Listen to many vendors and analysts, and you can be forgiven for thinking that everyone and their dog is now service-enabled.SOA is not a finished project that gets wrapped up in a bow after six months -- SOA is a living, breathing, ongoing architecture
Last year, Yankee Group predicted that more than 70 percent of companies from many industries would be immersed in SOA by this time. AberdeenGroup says its more like 90 percent -- the other week, the analyst firm issued a survey report that said at least 90 percent of companies are on their way to SOA -- "nine of every 10 companies are adopting or have adopted service-oriented architectures and will exit 2006 with SOA planning, design, and programming experience." Evans Data also released survey results, but concludes that only 24 percent of companies have what they consider to be functioning SOAs -- but this is almost double from a year ago.
These statistics vary wildly, and lead one to conclude that SOA must be in the eye of the beholder, because one company's "SOA" may be, in someone else's view, a Spaghetti-Oriented Architecture or "JBOWS" (Just a bunch of Web services).
But just as likely, one of the inherent properties of SOA is that is not a finished project that gets wrapped up in a bow after six months with its builders and proponents moving on to something else. SOA is an architecture, and architectures are ongoing, living, breathing entities (carrying on at least six of the seven life processes). There is no definitive end point, nor should there be. (Though David Linthicum asked a good question, 'how do you know when you're done?', pointing out that there may be a point where an SOA begins to show diminishing returns.)
A new qualitative research report out of Saugatuck Research questions how far along we really are with SOA. (Thanks to reader BCohen for pointing to this new report.) Saugatuck calls SOA adoption "modest" at this point,referring back to predictions just 18 months ago which pointed to strong uptake of SOA methodologies and related technologies.
Saugatuck conducted "more than a dozen deep-dive interviews," and came to the following conclusions:
- "Most firms who are deploying SOA are focused around two stages – either early stage planning, and/or trial SOA deployment focused around legacy application integration."
- "Sharing computing resources will require a change in the way line-of-business managers view, and use, IT."
- "Funding the upfront investment required for enterprise-wide SOA deployment is a key concern and potential inhibitor to SOA adoption."
Mark Koenig, author of the Saugatuck report, notes that most companies are in the early proof stages of SOA. More than two-thirds of the firms it has talked to "are still in planning or piloting stages of SOA deployment." Few, if any, of the companies it looked at "are leveraging the full technology and business benefits of SOA code or component re-use, or fully leveraging SOA as a new paradigm of designing, developing and deploying new applications."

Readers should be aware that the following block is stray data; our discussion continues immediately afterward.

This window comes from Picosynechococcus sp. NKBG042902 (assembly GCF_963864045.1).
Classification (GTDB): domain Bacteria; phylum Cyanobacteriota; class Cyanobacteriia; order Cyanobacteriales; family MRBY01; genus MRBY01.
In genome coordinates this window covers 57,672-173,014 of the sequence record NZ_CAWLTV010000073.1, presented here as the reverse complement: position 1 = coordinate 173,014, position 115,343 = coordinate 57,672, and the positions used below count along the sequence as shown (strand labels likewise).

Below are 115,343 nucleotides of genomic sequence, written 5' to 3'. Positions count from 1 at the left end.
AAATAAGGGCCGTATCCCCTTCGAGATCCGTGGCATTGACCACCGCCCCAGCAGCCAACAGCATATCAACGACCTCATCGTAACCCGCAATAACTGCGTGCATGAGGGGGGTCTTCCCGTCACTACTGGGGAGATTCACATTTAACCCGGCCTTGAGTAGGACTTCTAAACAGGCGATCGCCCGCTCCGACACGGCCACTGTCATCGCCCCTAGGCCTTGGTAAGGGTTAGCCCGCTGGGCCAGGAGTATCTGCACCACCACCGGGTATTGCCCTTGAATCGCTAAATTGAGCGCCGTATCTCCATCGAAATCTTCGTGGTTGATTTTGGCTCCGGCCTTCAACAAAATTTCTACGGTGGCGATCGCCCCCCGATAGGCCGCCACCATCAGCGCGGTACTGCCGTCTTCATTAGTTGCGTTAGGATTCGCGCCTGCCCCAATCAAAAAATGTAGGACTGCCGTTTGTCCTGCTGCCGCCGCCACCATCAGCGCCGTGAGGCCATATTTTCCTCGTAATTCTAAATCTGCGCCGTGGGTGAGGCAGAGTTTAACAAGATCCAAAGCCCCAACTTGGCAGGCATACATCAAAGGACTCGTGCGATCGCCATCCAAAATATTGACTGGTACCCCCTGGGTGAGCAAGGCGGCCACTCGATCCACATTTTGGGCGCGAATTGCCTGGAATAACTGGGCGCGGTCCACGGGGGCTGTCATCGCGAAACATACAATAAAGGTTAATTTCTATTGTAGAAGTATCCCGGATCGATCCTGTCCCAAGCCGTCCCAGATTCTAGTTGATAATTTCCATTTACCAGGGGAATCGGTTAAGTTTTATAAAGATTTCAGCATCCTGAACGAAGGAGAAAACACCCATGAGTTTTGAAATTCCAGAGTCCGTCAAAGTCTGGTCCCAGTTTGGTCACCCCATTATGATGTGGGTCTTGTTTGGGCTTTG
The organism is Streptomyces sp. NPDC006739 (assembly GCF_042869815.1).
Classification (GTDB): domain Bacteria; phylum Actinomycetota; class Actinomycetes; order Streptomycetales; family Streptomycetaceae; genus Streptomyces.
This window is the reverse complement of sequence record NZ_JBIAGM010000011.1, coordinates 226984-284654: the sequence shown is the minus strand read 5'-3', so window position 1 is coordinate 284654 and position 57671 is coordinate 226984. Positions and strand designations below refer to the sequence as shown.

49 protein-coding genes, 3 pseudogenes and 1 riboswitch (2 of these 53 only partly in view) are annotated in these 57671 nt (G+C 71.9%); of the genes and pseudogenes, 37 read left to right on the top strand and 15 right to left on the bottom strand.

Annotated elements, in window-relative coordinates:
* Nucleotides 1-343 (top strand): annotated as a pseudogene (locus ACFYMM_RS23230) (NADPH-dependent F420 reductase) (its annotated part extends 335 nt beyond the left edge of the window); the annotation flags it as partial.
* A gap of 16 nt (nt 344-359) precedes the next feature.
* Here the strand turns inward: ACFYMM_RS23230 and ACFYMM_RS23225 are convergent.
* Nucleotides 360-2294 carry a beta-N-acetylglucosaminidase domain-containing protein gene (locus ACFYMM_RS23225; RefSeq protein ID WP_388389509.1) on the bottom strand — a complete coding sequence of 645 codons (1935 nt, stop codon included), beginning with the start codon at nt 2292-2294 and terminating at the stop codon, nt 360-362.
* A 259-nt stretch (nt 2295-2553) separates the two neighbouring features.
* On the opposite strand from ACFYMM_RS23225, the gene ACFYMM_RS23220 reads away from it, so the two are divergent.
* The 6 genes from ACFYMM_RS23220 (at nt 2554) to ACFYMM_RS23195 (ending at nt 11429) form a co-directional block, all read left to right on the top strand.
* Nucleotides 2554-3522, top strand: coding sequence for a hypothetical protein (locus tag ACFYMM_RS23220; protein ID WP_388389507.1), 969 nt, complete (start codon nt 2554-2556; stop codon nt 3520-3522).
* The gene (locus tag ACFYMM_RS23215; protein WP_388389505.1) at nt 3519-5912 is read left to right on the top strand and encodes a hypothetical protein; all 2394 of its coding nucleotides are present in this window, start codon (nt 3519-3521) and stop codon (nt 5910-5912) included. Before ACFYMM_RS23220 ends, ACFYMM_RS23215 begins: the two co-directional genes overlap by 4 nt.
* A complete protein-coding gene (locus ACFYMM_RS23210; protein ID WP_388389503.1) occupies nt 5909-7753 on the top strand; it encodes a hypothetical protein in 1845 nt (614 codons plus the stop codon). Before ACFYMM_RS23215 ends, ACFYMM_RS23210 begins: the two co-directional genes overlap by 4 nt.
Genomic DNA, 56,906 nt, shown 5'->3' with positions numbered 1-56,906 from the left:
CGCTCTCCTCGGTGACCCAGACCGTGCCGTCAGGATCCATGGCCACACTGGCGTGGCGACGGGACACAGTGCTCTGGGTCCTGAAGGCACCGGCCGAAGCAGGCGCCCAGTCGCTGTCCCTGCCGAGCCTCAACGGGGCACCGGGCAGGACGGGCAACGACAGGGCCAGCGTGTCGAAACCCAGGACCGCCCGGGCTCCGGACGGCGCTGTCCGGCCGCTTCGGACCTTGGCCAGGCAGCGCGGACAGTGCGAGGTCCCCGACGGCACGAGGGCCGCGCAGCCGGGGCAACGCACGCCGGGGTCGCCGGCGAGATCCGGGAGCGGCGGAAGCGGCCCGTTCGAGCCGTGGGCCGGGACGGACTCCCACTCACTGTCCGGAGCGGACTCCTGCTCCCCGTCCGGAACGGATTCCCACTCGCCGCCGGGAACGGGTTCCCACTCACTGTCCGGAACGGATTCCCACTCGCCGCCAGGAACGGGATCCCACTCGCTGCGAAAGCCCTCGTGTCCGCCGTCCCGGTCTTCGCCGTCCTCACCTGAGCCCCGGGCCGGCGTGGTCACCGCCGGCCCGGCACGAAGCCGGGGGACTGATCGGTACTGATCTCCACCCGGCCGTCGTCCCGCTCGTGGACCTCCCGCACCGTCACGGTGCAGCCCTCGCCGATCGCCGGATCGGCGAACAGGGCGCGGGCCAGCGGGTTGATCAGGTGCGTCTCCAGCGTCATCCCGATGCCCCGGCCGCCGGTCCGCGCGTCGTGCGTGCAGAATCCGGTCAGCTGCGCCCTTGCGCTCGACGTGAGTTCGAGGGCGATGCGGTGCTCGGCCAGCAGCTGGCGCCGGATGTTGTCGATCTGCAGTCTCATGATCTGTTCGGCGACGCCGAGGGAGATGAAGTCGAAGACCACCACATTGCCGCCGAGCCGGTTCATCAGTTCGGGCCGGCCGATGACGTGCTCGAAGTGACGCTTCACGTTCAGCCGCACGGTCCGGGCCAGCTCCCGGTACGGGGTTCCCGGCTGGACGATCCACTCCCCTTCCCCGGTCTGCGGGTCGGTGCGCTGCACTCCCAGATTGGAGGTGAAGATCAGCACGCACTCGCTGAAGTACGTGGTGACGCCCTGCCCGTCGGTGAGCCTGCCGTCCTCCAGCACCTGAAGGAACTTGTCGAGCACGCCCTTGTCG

In a survey conducted by WebServices.Org last year, we explored the depth and breadth of service reuse across 1,000 enterprises, and found only 21 percent were at a stage in which they were actually sharing services across two or more business units.
Saugatuck adds that the companies they spoke with "are focusing primarily on application and data integration – and for the most part are using SOA to help modernize legacy back-office applications in finance and accounting, and human resources. The overarching strategy around focusing on integration is to demonstrate initial success and ROI while creating reusable components for future SOA initiatives."
Saugatuck also tackles the up-front investment question, noting that funding SOA “start-up costs” is a major an area of concern. "Initial SOA deployments are typically 50%-to-100% more costly than traditional methods, especially at the enterprise level."
In a previous post on this Weblog, I asked, who will be the first business unit that lays out the investment that will likely bring more benefits to others than itself? SOA is a cross-enterprise initiative that can benefit all business units that come into contact with it. Who’s going to foot the initial bill to help out the rest of the organization? When you’re talking about building an inventory of components that will be made available to any business unit that needs it, how will that business unit be made to pay for the service? Who will pay for its creation in the first place?
To get these investments going, Koenig suggests that education be provided to line-of-business executives, especially that while SOA deployments may take longer and be more costly up front, returns are far greater in the long run. Koenig also suggests that vendors provide financing to get projects started.